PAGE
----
When my young friend Hamza built his electric cars, he procured the material from local recycling shops. This network of recyclers is a remarkable process quite unlike anything we see in the West.
In America we took our recyclable material to large depots in industrial zones. Here in the majority world those depots tend to be within slums, and the recycled material reaches them through a great deal more sweat.
Poor children referred to as “ragpickers” comb the streets and trashbins of the city looking for anything that can be salvaged. Men ride rickshaws up and down city streets, calling out, “Recycling! Recycling!” and paying middle-class homes token sums to take unwanted items off their hands. Truck drivers trace routes around business districts collecting shredded paper waste from offices and empty glass bottles from cafes.
One way or another the ragpickers, recycling men, and truck drivers end up at the recycling shops, where their finds are weighed and money is paid out. But the process doesn’t end there. Most of the goods are not in condition to bring to the recycling plants, and so more work needs to be done.
Electrical wires are distributed among local slum households where stay-at-home moms strip out the copper for a few pennies. Older women and their granddaughters sit among giant piles of shredded paper and painstakingly separate the colored pieces. Young men break down old refrigerators and tear the insulation off the metal. Motors are dismantled, glass bottles are sorted. In a best case scenario an old bicycle or table fan will be repaired and sold again for its original purpose (this is where Peregrine got her own bike).
This intense human effort goes a long way towards wringing every last bit of salvageable material out of the city’s trash. When the usable components are fully sorted, large trucks come by and pay a fair bit of cash to take the stuff to the nearest processing plant, where it is melted down into raw material for new goods.
And yet, in the midst of all this energy…our slum is still covered in plastic.
Useful contraptions can be reused, wood can be burned, paper can be reconstituted and metal can be melted down. But few plastics are recyclable in any practical sense.
As recently as the 1970s it may have been difficult to find plastic in the slum, and it certainly would have been rarely seen in the villages. But with the advent of multinationals marketing single-serving goods to the poor, plastic is now king. Kids beg their parents for a couple rupees to buy toffees or chips in tiny plastic wrappers, which are ripped open and thrown to the ground. The same fate is in store for the 1-rupee shampoo packages and 3-rupee pouches of tobacco their parents buy. Local street vendors serve their wares in styrofoam cups and every fruit and vegetable purchase is placed in a plastic bag.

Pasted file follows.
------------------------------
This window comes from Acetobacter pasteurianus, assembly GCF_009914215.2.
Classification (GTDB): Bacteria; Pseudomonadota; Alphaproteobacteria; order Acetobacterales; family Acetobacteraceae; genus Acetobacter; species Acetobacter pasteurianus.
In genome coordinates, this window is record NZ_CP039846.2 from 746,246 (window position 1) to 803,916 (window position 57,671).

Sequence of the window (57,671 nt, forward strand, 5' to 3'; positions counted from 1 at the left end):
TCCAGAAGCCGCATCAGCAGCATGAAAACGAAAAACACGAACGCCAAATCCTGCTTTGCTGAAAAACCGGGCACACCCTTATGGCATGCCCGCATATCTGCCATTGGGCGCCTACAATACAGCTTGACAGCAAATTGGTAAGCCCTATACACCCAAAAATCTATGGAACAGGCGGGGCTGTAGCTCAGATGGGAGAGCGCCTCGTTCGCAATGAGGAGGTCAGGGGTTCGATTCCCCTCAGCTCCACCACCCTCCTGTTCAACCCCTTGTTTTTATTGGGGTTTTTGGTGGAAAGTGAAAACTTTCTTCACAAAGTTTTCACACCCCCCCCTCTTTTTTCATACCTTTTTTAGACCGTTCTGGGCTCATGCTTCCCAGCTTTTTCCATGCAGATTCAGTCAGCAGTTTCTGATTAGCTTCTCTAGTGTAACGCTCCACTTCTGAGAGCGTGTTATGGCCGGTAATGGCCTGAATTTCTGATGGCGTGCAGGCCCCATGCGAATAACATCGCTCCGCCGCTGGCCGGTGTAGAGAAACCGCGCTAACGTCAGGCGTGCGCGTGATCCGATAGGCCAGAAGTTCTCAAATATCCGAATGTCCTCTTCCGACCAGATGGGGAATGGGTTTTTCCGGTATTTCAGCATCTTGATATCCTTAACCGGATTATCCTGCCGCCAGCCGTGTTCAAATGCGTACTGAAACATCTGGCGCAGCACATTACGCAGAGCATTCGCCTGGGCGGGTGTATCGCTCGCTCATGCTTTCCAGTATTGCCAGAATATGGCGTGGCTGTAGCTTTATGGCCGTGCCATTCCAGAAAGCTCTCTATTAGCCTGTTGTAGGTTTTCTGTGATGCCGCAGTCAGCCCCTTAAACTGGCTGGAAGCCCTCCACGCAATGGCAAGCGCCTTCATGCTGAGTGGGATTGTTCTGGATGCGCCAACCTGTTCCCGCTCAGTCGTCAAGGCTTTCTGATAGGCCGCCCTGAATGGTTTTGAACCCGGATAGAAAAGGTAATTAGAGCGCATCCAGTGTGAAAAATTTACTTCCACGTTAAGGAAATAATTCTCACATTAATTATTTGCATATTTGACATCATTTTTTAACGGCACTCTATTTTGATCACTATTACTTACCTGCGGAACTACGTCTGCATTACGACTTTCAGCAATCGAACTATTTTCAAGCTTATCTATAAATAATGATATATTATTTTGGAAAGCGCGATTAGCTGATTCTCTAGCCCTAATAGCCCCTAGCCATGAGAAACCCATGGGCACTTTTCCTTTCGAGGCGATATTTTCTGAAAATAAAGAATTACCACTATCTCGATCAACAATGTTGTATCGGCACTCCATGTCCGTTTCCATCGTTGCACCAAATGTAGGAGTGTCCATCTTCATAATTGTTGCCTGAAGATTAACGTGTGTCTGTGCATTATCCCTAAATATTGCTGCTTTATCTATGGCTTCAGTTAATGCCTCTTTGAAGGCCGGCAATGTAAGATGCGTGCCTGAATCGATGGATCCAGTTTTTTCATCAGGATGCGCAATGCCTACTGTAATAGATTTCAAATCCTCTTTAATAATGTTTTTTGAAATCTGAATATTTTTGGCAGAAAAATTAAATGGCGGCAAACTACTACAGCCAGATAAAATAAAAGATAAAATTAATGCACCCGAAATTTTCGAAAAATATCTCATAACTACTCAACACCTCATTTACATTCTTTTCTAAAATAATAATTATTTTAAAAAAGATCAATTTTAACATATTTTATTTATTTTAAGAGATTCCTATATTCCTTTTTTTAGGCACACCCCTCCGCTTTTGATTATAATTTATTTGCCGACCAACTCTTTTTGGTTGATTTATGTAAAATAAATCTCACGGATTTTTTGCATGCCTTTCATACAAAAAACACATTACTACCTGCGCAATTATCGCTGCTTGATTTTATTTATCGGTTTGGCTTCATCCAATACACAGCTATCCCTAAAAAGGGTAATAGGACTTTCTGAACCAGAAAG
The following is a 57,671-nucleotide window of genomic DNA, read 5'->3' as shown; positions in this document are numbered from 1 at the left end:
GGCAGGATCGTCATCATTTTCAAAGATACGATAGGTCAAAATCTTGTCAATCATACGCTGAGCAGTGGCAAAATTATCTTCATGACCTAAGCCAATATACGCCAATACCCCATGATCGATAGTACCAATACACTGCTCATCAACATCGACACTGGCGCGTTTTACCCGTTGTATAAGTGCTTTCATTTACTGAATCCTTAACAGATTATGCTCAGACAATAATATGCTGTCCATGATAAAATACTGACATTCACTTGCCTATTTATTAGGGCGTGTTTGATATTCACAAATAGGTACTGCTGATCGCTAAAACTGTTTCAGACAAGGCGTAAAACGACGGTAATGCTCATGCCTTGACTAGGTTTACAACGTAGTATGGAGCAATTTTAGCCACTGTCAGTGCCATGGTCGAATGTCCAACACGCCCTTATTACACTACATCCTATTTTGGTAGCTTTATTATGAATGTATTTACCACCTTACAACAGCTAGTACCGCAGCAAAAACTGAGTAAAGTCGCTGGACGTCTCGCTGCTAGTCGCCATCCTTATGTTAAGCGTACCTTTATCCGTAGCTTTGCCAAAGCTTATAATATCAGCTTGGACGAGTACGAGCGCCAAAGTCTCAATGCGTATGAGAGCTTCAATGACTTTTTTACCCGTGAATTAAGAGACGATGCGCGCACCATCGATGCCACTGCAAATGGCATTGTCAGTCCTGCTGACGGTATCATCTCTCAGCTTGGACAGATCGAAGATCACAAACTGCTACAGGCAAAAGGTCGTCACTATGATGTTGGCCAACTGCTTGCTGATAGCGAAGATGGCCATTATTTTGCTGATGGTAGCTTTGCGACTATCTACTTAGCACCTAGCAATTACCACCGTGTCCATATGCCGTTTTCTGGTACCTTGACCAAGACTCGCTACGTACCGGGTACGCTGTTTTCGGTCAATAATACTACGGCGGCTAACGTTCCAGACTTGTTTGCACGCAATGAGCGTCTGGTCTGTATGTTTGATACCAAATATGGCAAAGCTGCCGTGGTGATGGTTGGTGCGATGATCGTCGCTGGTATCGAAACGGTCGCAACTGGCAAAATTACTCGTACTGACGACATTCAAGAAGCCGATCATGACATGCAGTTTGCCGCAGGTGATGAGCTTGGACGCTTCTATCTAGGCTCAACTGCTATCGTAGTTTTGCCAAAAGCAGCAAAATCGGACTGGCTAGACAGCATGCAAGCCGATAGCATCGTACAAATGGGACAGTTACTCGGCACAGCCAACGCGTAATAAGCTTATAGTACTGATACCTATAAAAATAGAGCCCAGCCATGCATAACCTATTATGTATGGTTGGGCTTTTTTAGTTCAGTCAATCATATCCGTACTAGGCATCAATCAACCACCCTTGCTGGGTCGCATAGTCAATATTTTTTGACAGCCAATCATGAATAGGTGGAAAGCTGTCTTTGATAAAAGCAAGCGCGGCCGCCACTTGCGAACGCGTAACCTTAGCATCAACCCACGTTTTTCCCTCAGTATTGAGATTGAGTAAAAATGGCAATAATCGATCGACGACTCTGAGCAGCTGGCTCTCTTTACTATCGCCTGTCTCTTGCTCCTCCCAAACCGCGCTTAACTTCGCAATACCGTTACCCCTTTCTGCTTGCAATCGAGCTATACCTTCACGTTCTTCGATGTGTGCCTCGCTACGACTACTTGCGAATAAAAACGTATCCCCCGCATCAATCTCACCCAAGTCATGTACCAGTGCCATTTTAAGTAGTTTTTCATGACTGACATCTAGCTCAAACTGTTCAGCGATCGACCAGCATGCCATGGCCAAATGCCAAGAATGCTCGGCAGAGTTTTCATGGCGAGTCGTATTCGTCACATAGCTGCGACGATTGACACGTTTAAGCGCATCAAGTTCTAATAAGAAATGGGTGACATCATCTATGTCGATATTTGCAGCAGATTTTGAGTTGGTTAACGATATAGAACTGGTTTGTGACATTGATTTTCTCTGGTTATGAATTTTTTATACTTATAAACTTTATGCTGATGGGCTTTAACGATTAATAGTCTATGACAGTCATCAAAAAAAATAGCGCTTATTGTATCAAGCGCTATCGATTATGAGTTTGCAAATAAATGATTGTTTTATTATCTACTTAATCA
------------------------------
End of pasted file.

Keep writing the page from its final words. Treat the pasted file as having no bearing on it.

None of this makes it to the recyclers. And the city does not provide any trash service to the slum. So instead these plastics litter the ground, litter the road, fill the empty lots that serve as de facto dumps on three sides of our neighborhood. During the cold season the poorest people will burn plastic for warmth, loading the air with toxins that have helped our city become among the worst in air quality in the world. But what isn’t burned, just accumulates. Six years ago Peregrine broke her kneecap when slipping on a wet plastic bag on the ground. Yet another downside to having more trash than anyone knows what to do with.
What is the end point? Plastic only became king in the last few decades, and yet its refuse already dominates the landscape. The rivers are filled, the forests are filled, the oceans are filled. So long as fossil fuels are cheap, more plastic will be cheaply produced and cheaply wasted. And no one seems to know what to do.
Two weeks ago I reflected on this and realized that I couldn’t keep contributing to the mess. I began a self-imposed ban on one-use plastics. If an ice cream or candy bar comes in a plastic wrapper, I won’t buy it. If a food or drink is served in a plastic cup or bowl, I won’t purchase it unless I’ve brought my own container. Whenever possible I buy spices, lentils, and other such goods in bulk rather than pre-packaged. I was already bringing my own cloth bags to stores rather than taking plastic ones, but now am more vigilant about it. I refuse all plastic straws, spoons, etc.
It’s a very small step. But it’s a first step I think I need. Because I see the plastic all around me, doing harm to the Earth and to my neighbors in every stage of its life. And I don’t want to be part of the problem anymore.
3 thoughts on “The slum recycles the city, but…”
Wow — I’ve been reflecting on this very problem lately, but obviously from my position living in the states. We’re also trying to reduce our single use plastics, or refill plastic containers with household products instead of buying new ones. It’s helpful to hear about the impact of plastic where you are living. I also recently read that China is no longer purchasing recycling from the United States and Europe to process there. It was a complex decision partially spurned by a documentary film that showed the horrible conditions of workers in China who process the world’s recycling. For those of us in places like the United States, we conveniently don’t see our trash, but sadly, so many places in the world live in our waste. It’s important work here to raise awareness about our trash and its impact on the globe and communities around the world.
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Yes, I read the same news and that influenced my decision. I’m planning to do a post on that situation as well.
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